Application of SPECFLOC C1492
One of the largest uses for polyacrylamide is to flocculate solids in a liquid. This process applies to water treatment, and processes like paper making and screen printing. Polyacrylamide can be supplied in a powder or liquid form, with the liquid form being subcategorized as solution and emulsion polymer. Even though these products are often called 'polyacrylamide', many are actually copolymers of acrylamide and one or more other chemical species, such as an acrylic acid or a salt thereof. The main consequence of this is to give the 'modified' polymer a particular ionic character.
Another common use of polyacrylamide and its derivatives is in subsurface applications such as Enhanced Oil Recovery. High viscosity aqueous solutions can be generated with low concentrations of polyacrylamide polymers, and these can be injected to improve the economics of conventional waterflooding.
The linear soil conditioning form was developed in the 1950s by Monsanto Company and was marketed under the trade name Krilium. The soil conditioning technology was presented at a symposium on "Improvement of Soil Structure" held in Philadelphia, Pennsylvania on December 29, 1951. The technology was strongly documented and was published in the June 1952 issue of the journal Soil Science, volume 73, June 1952 that was dedicated to polymeric soil conditioners.
The original formulation of Krilium was difficult to use because it contained calcium which cross-linked the linear polymer under field conditions. Even with a strong marketing campaign, Krilium was abandoned by Monsanto.
After 34 years, the journal Soil Science wanted to update the soil conditioning technology and published another dedicated issue on polymeric soil conditioner and especially linear, water-soluble, anionic polyacrylamide in the May 1986 issue, volume 141, issue number 5.
The Foreword, written by Arthur Wallace from UCLA and Sheldon D. Nelson from BYU stated in part:
The new water-soluble soil conditioners may, if used according to established procedures
- increase pore space in soils containing clay
- increase water infiltration into soils containing clay
- prevent soil crusting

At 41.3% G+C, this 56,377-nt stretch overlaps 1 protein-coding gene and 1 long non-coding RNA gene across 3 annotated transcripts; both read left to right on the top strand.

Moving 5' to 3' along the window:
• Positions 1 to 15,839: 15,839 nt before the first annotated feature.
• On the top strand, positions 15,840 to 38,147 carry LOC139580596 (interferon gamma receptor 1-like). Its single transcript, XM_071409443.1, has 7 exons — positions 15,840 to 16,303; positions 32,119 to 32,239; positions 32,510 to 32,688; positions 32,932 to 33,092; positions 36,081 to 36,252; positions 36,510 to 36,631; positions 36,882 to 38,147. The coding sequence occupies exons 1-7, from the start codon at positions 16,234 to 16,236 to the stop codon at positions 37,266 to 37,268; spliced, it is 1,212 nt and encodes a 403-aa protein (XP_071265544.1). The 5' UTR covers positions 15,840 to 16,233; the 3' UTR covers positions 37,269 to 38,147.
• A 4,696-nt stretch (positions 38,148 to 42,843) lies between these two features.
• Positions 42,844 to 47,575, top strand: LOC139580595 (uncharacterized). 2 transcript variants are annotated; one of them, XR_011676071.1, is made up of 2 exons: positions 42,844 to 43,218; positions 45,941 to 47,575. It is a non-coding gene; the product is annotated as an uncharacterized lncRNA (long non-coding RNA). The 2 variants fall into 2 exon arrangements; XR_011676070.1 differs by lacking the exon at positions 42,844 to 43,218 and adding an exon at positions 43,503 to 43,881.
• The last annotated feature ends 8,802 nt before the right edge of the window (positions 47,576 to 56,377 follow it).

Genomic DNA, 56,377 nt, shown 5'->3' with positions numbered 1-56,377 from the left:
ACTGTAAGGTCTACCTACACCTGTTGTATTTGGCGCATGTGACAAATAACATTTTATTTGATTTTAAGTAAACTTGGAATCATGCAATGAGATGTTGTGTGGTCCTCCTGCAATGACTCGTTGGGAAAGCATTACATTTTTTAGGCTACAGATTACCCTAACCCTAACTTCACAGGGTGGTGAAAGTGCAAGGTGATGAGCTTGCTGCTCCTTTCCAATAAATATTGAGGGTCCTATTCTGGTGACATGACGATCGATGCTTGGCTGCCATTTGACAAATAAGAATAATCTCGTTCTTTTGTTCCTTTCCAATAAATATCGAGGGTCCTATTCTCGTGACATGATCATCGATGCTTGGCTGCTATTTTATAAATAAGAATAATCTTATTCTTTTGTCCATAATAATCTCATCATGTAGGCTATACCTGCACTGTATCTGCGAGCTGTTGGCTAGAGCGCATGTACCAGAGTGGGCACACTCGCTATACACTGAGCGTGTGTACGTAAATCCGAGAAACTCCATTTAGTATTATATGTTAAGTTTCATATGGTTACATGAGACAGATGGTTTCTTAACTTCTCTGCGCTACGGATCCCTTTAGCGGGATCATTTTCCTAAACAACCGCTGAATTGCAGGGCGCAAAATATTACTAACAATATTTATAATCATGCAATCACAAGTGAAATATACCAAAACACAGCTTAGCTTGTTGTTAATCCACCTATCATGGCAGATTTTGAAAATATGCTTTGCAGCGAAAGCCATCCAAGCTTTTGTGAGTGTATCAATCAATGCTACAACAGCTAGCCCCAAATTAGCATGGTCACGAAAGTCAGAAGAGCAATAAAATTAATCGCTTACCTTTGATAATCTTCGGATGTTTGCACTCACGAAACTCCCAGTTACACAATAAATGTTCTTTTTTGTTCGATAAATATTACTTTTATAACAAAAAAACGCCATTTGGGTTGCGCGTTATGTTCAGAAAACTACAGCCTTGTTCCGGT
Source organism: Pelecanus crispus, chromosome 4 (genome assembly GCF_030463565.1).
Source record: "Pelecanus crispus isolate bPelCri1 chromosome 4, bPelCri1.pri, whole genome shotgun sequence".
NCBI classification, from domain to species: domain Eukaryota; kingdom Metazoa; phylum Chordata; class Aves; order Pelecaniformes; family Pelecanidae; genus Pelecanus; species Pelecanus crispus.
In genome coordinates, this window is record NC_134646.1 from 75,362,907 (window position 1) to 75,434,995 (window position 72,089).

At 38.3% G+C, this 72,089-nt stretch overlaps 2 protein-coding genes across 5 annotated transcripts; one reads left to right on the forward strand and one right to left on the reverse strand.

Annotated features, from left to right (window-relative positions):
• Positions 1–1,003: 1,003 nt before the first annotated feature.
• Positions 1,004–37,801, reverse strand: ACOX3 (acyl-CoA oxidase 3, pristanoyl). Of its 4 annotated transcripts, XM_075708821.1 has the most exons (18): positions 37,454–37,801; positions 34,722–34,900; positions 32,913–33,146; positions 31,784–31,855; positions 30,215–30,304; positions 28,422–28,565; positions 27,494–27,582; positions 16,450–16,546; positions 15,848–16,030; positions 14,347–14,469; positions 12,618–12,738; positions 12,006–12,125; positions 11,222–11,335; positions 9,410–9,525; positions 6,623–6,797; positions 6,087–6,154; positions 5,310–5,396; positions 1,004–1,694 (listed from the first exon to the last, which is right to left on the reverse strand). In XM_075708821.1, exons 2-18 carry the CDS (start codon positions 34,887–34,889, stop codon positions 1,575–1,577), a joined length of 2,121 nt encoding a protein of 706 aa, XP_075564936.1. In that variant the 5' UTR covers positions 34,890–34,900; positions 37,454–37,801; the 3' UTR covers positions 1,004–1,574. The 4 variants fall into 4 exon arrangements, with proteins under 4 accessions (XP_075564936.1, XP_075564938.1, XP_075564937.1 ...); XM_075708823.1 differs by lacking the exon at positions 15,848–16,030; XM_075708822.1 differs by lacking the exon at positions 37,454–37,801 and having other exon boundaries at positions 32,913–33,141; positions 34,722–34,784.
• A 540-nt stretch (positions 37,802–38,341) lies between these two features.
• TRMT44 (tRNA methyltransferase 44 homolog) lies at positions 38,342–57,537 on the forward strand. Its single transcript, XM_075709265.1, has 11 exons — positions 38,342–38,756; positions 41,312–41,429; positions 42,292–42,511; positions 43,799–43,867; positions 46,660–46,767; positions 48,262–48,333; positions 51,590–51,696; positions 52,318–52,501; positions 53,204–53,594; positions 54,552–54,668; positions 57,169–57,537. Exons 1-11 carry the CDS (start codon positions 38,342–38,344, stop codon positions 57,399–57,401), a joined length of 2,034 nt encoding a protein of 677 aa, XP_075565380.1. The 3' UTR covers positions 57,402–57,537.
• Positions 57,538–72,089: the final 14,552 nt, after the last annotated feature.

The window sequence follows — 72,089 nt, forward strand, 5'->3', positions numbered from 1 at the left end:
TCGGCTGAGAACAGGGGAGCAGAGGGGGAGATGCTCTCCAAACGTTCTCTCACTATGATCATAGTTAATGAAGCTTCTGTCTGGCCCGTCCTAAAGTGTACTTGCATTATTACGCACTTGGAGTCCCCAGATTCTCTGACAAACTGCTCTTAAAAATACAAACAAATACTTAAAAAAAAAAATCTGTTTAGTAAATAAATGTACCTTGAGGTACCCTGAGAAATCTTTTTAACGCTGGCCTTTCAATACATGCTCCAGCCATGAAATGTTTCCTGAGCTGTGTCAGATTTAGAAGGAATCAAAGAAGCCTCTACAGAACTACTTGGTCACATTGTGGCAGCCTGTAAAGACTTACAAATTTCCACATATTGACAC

- stop erosion and water runoff
- make friable soil that is easy to cultivate
- make soil dry quicker after rain or irrigation, so that the soil can be worked sooner
Consequently, these translate into
- stronger, larger plants with more extensive root system
- earlier seed emergence and crop maturity
- more efficient water utilization
- easier weed removal
- more response to fertilizers and to new crop varieties
- less plant diseases related to poor soil aeration
- decreased energy requirement for tillage
The cross-linked form which retains water is often used for horticultural and agricultural under trade names such as Broadleaf P4, Swell-Gel, and so on.
The anionic form of linear, water soluble polyacrylamide is frequently used as a soil conditioner on farm land and construction sites for erosion control, in order to protect the water quality of nearby rivers and streams.
The polymer is also used to make Gro-Beast toys, which expand when placed in water, such as the Test Tube Aliens. Similarly, the absorbent properties of one of its copolymers can be utilized as an additive in body-powder.
The ionic form of polyacrylamide has found an important role in the potable water treatment industry. Trivalent metal salts, like ferric chloride and aluminum chloride, are bridged by the long polymer chains of polyacrylamide. This results in significant enhancement of the flocculation rate. This allows water treatment plants to greatly improve the removal of total organic content (TOC) from raw water.
Polyacrylamide is also often used in molecular biology applications as a medium for electrophoresis of proteins and nucleic acids in a technique known as PAGE.
It was also used in the synthesis of the first Boger fluid.